Where else can you… (in no particular order):
- Grab a slice of stone-baked pizza over a continental larger… (The Napoli. http://www.thenapoli.co.uk/)
- Try the rare-bread meat’s, artisan bread, chocolates, and local brew beers on your way through town (Fine food market)
- Drop into a few antique centres, just for the fun of it if you like, they’re always interesting places, full of little treasures (the many antique centres)
- Freshen up with a Belgian beer or two (Den Engels Belgian Bar)
- Drop in and browse a selection of wares from local producers in a friendly and colourful atmosphere (totally locally pop-up – https://www.facebook.com/TotallyLocallyLeek)
- Grab a posh-oatcake and choose from dozens of real ales from the good people of Titanic brewery (The Roebuck)
- Have a coffee, see an exhibition, or catch a few bands in the historic ‘Foxlowe’ community arts centre (http://www.foxloweartscentre.org.uk/) (The Situation – original music nights every month at the Foxlowe, amongst other events, https://www.facebook.com/pages/The-Situation/113561162062815?fref=ts).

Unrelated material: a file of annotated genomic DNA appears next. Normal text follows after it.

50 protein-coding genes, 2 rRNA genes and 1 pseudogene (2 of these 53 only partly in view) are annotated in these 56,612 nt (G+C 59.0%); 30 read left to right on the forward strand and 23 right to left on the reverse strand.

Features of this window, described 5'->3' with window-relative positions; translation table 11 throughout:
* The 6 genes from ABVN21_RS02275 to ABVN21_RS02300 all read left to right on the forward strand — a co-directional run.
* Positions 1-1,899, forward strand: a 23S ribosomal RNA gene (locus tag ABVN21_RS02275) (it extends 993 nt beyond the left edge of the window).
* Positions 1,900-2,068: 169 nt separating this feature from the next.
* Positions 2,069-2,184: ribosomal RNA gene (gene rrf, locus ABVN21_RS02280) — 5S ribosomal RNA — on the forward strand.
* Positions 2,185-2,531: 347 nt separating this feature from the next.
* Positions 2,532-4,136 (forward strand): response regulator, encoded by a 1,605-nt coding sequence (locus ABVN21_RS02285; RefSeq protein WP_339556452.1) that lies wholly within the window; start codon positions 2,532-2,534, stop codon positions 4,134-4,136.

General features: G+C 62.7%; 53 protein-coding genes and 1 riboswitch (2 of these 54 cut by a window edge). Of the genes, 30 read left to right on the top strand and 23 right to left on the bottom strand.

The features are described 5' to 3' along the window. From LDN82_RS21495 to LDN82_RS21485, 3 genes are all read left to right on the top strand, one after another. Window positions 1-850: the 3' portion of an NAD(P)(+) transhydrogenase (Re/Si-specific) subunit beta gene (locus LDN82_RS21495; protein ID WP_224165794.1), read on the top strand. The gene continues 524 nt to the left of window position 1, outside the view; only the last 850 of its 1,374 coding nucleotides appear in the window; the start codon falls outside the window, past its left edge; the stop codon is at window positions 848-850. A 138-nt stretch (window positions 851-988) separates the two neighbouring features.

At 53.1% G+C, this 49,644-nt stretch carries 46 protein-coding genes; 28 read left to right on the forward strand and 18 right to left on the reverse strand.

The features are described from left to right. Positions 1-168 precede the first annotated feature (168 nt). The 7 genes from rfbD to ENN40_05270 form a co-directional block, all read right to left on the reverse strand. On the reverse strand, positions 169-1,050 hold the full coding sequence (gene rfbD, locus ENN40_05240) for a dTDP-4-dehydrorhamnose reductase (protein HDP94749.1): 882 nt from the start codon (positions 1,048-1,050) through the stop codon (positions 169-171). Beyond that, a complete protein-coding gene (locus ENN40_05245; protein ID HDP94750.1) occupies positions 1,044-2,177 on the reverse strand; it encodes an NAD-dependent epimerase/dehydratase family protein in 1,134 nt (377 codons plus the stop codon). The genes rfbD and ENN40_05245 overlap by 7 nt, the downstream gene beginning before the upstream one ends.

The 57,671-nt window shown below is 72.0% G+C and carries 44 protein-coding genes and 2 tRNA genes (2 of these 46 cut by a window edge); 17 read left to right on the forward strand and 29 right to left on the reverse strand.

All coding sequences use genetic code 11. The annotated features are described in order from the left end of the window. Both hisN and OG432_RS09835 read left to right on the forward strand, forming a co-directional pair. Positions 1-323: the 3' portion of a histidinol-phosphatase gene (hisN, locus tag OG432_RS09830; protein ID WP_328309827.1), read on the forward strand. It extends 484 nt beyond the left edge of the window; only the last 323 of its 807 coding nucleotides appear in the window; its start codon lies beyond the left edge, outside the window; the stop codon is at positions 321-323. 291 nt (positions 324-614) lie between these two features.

- Pop into a wine tasting evening (http://www.wineandwhisky.com/), drop in to the Deli for a ‘nice tartlet’ and wander over to the beautiful park for a sit down, drink and a snack…
These are just a few things that spring to mind, there are lots more, and it’s only a small place! I know other towns also do or are starting to do this kind of thing, I just hope they all follow through on the experience and bring this laid-back yet skilled and productive continental style brand of localism to the whole nation. (I secretly cheer a little inside every time I hear of another multi-national chain store going into administration. That model is broken and if we keep up with doing it ourselves and supporting local producers, maybe even the MPs will take note and start reducing the over-inflated business rates fixed by the mass-buying power of the faceless corporations… you never know).
So another great day in Leek. If you’ve not been, visit. If you want to know about the ‘Totally Locally’ model, feel free to contact the guys through the links provided in this article, they are all about best practice and idea sharing, and maybe you can make a Leek of your own, in your own town, supporting your neighbours and local traders, providing skilled and independent jobs, making the high street a nice place to be again.
Well done Leek. Keep it up.